• Penalties: Are you getting penalized more than once for a problem on an order? Any hits to your seller rating should only apply once for a particular issue, and you don’t want to risk getting kicked out of SFP because of an error in this part of the process. Reach out and discuss your findings with support staff so they can correct your statistics.
  • Late Scans: Do your packages get scanned late by UPS, FedEx or USPS? Since you have to stay above that 97 percent magic on-time number to remain in the program, their oversight could impact your bottom line. You can determine whether a package time is wrong by digging into the delivery time data. Times that are particularly early or late in the day may have run into this problem.

Tip #3: Controlling Your Shipping Costs

Shipping costs are a huge part of the SFP process. If you are not optimizing your fulfillment process, you can  easily cut into your profit margin or even lose money on all orders when you’re in SFP. The two-day delivery requirement can create a number of logistical problems that require some time to work out with your supply chain. Here are a few tips that will decrease the number of times that you have to resort to a premium shipping service for fulfillment.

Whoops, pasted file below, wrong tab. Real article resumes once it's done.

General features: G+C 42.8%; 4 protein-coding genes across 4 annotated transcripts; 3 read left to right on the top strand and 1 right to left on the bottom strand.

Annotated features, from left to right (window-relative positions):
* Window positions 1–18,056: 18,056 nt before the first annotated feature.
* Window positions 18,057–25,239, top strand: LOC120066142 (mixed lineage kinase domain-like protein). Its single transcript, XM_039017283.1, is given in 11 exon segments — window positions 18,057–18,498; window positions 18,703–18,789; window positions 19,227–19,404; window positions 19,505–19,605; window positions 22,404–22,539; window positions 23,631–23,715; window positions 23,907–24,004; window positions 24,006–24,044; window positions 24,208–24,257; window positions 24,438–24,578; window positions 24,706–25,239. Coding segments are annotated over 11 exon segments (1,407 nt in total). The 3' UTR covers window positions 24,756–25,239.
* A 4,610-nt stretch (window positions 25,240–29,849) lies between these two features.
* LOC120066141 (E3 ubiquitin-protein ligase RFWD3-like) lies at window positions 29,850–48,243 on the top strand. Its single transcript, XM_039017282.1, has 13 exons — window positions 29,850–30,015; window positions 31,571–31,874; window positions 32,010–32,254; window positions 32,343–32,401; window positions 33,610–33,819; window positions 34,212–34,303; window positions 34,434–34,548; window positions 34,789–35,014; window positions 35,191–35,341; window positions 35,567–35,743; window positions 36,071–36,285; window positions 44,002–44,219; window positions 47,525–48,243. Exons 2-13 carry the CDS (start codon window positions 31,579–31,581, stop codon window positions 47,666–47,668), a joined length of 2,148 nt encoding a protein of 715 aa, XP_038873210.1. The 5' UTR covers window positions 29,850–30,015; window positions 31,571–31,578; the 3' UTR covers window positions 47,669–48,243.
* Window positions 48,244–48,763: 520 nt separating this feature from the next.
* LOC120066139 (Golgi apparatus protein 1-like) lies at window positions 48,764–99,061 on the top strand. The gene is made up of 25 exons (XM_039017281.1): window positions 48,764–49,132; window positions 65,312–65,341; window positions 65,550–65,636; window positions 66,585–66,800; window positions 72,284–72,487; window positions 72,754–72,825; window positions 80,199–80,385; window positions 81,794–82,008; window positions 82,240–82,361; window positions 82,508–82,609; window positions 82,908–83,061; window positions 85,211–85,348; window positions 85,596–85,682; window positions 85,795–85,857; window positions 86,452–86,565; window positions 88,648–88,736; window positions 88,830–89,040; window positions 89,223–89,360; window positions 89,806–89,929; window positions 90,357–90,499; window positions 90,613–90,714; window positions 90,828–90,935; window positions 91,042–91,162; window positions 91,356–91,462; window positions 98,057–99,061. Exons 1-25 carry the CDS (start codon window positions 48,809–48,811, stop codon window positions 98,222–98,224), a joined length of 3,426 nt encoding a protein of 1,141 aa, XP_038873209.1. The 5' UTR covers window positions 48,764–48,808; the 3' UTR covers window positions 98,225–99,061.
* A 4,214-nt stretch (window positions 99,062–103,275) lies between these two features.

• Choosing a Shipping Services: One of the most important things to realize about SFP is that you get offered different shipping service choices at different times. You won’t have consistency in this selection and it may change between each order. Amazon does follow a general pattern that you can use to cut down on your shipping expenses.
  • USPS Shipping Early in the Week: The first three days of the week are the most expensive ones to deal with. USPS Priority Mail and First Class Package Service don’t consistently deliver within two days from Monday through Wednesday. You probably won’t see Amazon offering this option during this time frame.
  • USPS Shipping Late in the Week: Once you get Thursday through Saturday, you see USPS Priority Mail and First Class Package Service and more often. Since Saturday does not count against you on the two-day delivery count and the USPS delivers for free on Saturday, you will have more flexibility to use these services.
  • Using UPS/FedEx for Cost Projections: When calculating your shipping costs into your ROI analysis for lower weight orders to close delivery zones, assume that you’re going to need to use UPS Ground or FedEx Home Delivery services to send out your packages. The costs will be higher than USPS Priority Mail, which will help give you a ROI cushion since some of your orders will be shipped using the less expensive USPS services.
  • Use Package Pickup: How much time do you waste on taking packages to shipping centers? Utilize  carrier pickup service, so you can spend your time fulfilling orders instead of wasting time dropping off shipments at the UPS Store or Post Office.

Amazon SFP is an excellent program for many sellers, but you need to know exactly what you’re getting into. Even the most prepared businesses have a learning curve to overcome, but these tips will get you started off on the right foot for seller success.